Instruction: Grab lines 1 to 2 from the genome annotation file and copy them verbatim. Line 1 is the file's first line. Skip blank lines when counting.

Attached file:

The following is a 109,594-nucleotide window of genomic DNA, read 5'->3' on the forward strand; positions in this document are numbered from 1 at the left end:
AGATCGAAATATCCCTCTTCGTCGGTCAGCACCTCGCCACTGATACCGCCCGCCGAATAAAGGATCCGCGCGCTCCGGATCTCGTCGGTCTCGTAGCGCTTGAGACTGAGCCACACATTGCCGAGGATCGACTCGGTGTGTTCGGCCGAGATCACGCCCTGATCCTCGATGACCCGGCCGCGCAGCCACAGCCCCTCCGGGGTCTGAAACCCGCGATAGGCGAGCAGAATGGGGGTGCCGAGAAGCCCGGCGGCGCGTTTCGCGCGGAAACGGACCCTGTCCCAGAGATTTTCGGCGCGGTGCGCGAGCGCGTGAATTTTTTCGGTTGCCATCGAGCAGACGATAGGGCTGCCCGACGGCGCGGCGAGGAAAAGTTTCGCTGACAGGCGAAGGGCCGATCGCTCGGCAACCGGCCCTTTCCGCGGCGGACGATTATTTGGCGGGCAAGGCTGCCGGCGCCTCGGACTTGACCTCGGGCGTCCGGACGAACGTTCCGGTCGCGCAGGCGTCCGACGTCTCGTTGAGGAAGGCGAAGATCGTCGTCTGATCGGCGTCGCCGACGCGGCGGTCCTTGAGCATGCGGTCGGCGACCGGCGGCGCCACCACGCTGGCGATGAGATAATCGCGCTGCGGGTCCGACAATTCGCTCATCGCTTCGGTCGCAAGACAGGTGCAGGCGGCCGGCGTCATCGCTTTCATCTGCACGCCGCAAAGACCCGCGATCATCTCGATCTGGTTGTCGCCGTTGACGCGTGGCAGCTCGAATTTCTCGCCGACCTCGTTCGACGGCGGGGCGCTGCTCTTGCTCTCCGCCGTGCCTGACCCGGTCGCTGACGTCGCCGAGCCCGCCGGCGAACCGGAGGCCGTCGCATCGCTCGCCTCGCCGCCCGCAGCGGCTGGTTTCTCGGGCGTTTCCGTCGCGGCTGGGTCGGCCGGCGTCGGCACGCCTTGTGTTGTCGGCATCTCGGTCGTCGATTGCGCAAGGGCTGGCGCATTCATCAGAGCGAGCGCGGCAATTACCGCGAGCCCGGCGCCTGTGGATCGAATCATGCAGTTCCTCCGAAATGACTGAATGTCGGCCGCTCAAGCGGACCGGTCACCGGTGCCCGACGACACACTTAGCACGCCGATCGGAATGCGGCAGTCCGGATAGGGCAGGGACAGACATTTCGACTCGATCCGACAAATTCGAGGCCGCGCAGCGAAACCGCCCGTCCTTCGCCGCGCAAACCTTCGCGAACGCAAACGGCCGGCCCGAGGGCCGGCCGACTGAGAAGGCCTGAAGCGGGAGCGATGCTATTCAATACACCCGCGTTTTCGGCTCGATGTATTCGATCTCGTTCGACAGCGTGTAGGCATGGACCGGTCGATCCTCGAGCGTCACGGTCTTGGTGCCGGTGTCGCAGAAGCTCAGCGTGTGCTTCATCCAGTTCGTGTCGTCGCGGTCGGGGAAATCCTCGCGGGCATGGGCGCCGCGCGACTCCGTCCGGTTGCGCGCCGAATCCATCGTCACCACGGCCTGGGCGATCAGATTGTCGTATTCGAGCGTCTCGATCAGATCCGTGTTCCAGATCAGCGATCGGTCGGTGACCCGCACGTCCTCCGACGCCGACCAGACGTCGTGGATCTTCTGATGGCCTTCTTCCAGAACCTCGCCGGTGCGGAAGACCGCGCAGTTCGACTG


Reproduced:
The following is a 109,594-nucleotide window of genomic DNA, read 5'->3' on the forward strand; positions in this document are numbered from 1 at the left end:
AGATCGAAATATCCCTCTTCGTCGGTCAGCACCTCGCCACTGATACCGCCCGCCGAATAAAGGATCCGCGCGCTCCGGATCTCGTCGGTCTCGTAGCGCTTGAGACTGAGCCACACATTGCCGAGGATCGACTCGGTGTGTTCGGCCGAGATCACGCCCTGATCCTCGATGACCCGGCCGCGCAGCCACAGCCCCTCCGGGGTCTGAAACCCGCGATAGGCGAGCAGAATGGGGGTGCCGAGAAGCCCGGCGGCGCGTTTCGCGCGGAAACGGACCCTGTCCCAGAGATTTTCGGCGCGGTGCGCGAGCGCGTGAATTTTTTCGGTTGCCATCGAGCAGACGATAGGGCTGCCCGACGGCGCGGCGAGGAAAAGTTTCGCTGACAGGCGAAGGGCCGATCGCTCGGCAACCGGCCCTTTCCGCGGCGGACGATTATTTGGCGGGCAAGGCTGCCGGCGCCTCGGACTTGACCTCGGGCGTCCGGACGAACGTTCCGGTCGCGCAGGCGTCCGACGTCTCGTTGAGGAAGGCGAAGATCGTCGTCTGATCGGCGTCGCCGACGCGGCGGTCCTTGAGCATGCGGTCGGCGACCGGCGGCGCCACCACGCTGGCGATGAGATAATCGCGCTGCGGGTCCGACAATTCGCTCATCGCTTCGGTCGCAAGACAGGTGCAGGCGGCCGGCGTCATCGCTTTCATCTGCACGCCGCAAAGACCCGCGATCATCTCGATCTGGTTGTCGCCGTTGACGCGTGGCAGCTCGAATTTCTCGCCGACCTCGTTCGACGGCGGGGCGCTGCTCTTGCTCTCCGCCGTGCCTGACCCGGTCGCTGACGTCGCCGAGCCCGCCGGCGAACCGGAGGCCGTCGCATCGCTCGCCTCGCCGCCCGCAGCGGCTGGTTTCTCGGGCGTTTCCGTCGCGGCTGGGTCGGCCGGCGTCGGCACGCCTTGTGTTGTCGGCATCTCGGTCGTCGATTGCGCAAGGGCTGGCGCATTCATCAGAGCGAGCGCGGCAATTACCGCGAGCCCGGCGCCTGTGGATCGAATCATGCAGTTCCTCCGAAATGACTGAATGTCGGCCGCTCAAGCGGACCGGTCACCGGTGCCCGACGACACACTTAGCACGCCGATCGGAATGCGGCAGTCCGGATAGGGCAGGGACAGACATTTCGACTCGATCCGACAAATTCGAGGCCGCGCAGCGAAACCGCCCGTCCTTCGCCGCGCAAACCTTCGCGAACGCAAACGGCCGGCCCGAGGGCCGGCCGACTGAGAAGGCCTGAAGCGGGAGCGATGCTATTCAATACACCCGCGTTTTCGGCTCGATGTATTCGATCTCGTTCGACAGCGTGTAGGCATGGACCGGTCGATCCTCGAGCGTCACGGTCTTGGTGCCGGTGTCGCAGAAGCTCAGCGTGTGCTTCATCCAGTTCGTGTCGTCGCGGTCGGGGAAATCCTCGCGGGCATGGGCGCCGCGCGACTCCGTCCGGTTGCGCGCCGAATCCATCGTCACCACGGCCTGGGCGATCAGATTGTCGTATTCGAGCGTCTCGATCAGATCCGTGTTCCAGATCAGCGATCGGTCGGTGACCCGCACGTCCTCCGACGCCGACCAGACGTCGTGGATCTTCTGATGGCCTTCTTCCAGAACCTCGCCGGTGCGGAAGACCGCGCAGTTCGACTG